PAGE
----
December 15, 2004
Bad Science, Bad Scholarship, Bad Journalism, Popular Fiction
from - smijer
My first exposure to Michael Chrichton was The Andromeda Strain. It came to me with a reputation as a science fiction "classic". It turned out to be just dumb and predictable. Since then, Chrichton has pumped out barely-believable fiction with a healthy dose of dubious science. And now, he has jumped on the bandwagon of global warming skepticisim. Real Climate replies, and I give a hat tip to PZ at Pharyngula for catching it.
On the one hand, this is just part of a trend of bad science and bad scholarship among popular fiction works lately. But on the other, it is deeply disturbing. It disturbs me in much the same way that anyone interested in accurate New Testament scholarship is disturbed by The Da Vinci Code, whether they be Christian evangelists or (like me) non-believers who can't stand to see the already murky waters of New Testament scholarship further muddied by popularized misconceptions.
But, this isn't just another case of ignorance for dollars. This is also part of a political campaign to delegitimize the findings of science where it concerns climate change to the general public. It's part of a political effort that comes mostly from a sub-set of "pro-industry" conservatives. I noticed one manifestation of this campaign in a post nearly a year ago.
Complicating matters farther are a couple of facts and a little bit of history. The historical reason that the waters are too easily muddied today is that the popular press sensationalized the case for anthropogenic climate change for quite a few years in the '80s and early '90s. Bad science reporting then undermined the case for climate change in the public imagination, because much of what was presented then as "fact" was still relatively untested. I remember being suprised to learn that the "hole in the ozone layer" had existed for as long as we had been capable of noticing it, and that there was a diversity of scientific opinion about its origin. It doesn't help matters that Hollywood is producing movies like The Day After Tomorrow, which further sensationalize and inaccurately portray the science behind global warming. The eighties' popular press and the 21st century's Hollywood are great straw men for dissenters to publicly knock down.
Another complicating fact is that there are still some holdouts who are actual scientists, unlike the phoney controversy over evolution and creationism. The last real scientists who held out skepticism over an ancient earth or over the general accuracy of Darwin's theory faded away in the first half of the century. It's true that the only remaining skeptics of human induced climate change tend to be old-timers who just don't trust the results these young whipper-snappers are coming up with, and those scientists with a "pro-industry" political agenda and/or a paycheck coming from polluting industries. Nevertheless, these are active scientists doing research in the relevant fields, and that makes them a step higher on the credibility ladder than the evolution deniers. The public at large, however, cannot understand why real scientists working in the field are still skeptical if there is not a substantial amount of doubt about the subject. They cannot read and interpret the evidence for themselves (and what they do get a chance to shift through has often been stacked by someone with an agenda), and it isn't immediately clear to them, first, that there has emerged a strong consensus around the fact of climate change from human activity, or second, how that consensus best reflects the evidence.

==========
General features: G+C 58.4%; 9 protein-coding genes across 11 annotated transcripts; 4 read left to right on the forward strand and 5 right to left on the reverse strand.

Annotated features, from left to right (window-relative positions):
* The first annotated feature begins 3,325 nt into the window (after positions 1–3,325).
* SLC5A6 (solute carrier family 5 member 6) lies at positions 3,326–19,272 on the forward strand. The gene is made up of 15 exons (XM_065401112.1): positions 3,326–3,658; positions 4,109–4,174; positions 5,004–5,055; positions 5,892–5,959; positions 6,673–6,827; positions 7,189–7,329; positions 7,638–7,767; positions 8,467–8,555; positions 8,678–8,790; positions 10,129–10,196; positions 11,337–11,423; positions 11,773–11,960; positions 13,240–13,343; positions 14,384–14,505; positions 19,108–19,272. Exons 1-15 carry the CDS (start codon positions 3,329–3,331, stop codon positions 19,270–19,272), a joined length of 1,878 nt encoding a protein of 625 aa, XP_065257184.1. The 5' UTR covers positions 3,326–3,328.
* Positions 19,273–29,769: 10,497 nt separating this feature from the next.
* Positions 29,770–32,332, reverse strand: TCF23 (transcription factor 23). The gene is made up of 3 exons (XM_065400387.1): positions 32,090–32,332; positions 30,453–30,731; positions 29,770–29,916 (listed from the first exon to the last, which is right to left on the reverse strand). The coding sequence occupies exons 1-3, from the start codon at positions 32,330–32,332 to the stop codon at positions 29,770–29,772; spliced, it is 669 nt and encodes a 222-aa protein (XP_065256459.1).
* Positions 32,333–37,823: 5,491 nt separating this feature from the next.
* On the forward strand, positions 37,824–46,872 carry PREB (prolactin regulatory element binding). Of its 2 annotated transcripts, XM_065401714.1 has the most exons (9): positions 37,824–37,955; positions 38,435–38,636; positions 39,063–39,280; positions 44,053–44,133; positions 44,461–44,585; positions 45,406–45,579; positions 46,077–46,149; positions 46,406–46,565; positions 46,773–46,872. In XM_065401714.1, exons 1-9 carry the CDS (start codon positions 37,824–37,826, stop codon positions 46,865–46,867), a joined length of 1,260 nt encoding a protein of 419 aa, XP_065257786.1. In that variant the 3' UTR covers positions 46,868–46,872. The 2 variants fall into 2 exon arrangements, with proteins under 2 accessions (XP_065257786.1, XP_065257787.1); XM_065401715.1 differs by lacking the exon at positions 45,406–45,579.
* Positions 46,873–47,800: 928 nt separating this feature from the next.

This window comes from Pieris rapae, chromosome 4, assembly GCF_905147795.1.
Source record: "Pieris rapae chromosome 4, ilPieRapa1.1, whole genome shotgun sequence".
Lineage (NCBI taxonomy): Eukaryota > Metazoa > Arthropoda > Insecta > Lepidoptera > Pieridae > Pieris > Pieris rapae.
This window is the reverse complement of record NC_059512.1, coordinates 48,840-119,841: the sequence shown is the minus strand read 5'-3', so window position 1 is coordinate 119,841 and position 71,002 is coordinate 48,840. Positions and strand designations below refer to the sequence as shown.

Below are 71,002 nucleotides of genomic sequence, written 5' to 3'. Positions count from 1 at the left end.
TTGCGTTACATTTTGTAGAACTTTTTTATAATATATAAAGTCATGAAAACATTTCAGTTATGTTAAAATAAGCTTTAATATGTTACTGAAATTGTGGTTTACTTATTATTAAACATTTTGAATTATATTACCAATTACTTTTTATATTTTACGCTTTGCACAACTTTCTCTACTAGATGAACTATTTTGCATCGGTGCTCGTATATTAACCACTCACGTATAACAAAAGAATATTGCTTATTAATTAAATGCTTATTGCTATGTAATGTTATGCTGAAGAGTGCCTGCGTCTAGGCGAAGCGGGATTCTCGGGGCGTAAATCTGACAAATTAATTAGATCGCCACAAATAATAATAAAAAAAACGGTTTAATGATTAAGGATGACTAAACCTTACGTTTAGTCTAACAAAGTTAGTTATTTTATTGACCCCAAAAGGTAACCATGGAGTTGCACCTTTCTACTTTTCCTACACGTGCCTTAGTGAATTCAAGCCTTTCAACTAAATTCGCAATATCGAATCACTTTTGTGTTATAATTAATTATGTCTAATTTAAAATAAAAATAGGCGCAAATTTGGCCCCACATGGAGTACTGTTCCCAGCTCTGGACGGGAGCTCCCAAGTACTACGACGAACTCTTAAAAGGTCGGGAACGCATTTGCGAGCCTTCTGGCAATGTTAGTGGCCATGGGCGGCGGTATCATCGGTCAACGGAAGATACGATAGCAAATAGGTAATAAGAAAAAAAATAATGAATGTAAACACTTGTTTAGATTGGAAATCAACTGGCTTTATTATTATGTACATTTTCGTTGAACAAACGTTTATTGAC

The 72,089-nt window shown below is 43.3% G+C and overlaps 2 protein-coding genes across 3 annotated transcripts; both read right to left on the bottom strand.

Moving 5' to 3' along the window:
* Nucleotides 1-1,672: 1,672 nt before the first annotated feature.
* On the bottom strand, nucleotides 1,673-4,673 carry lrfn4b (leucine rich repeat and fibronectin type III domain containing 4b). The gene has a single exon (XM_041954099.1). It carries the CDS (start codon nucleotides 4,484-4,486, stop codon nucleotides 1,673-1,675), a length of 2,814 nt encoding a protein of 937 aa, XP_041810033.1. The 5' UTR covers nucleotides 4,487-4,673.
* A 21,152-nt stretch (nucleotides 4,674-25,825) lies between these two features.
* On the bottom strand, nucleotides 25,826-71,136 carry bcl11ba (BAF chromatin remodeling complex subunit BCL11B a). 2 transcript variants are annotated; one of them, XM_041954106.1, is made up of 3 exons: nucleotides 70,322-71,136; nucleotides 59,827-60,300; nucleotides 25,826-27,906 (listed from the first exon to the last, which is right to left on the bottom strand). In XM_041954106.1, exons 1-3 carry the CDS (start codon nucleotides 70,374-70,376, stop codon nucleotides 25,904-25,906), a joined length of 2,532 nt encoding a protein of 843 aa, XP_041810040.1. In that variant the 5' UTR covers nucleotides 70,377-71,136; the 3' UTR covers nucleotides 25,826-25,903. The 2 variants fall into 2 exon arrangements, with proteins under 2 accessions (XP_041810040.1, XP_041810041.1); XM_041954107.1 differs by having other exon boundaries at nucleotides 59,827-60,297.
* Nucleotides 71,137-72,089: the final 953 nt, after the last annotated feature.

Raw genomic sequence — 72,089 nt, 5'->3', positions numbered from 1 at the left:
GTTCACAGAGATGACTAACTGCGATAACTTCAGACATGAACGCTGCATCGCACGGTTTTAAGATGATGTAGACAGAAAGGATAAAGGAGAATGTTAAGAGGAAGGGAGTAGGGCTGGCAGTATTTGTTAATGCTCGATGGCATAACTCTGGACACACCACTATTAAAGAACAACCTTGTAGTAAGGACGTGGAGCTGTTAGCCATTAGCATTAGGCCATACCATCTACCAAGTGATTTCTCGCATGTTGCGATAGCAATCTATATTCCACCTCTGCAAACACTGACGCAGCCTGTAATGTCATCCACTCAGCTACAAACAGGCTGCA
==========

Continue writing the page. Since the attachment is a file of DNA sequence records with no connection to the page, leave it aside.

The other complicating factor is that there still remains debate over the numbers. There are still questions about how much humans are contributing to climate change and how severe the consequences of that change might turn out to be. This scientific debate can be played out by the dissenters as calling into question the basic fact of climate change - when actually it shouldn't.
There are three solutions to these problems, but they are tough. They are 1) education, 2) education, and the all important 3) ...education.
Resources like RealClimate.org will help with number one. Good pro-science school boards will help with number 2. But only we as individuals, one by one, can proactively take care of number 3 by taking the time to educate ourselves. So, let's get to it. Not just about global warming - but about the age of the earth, Constantine, first century Jewish marriage customs and the council of Nicea, and anything we find in our e-mail boxes that smells like a good candidate for Snopes!
Update: Real Climate has added a second post on the topic of Chrichton's activism.::
Posted by smijer at December 15, 2004 06:29 PM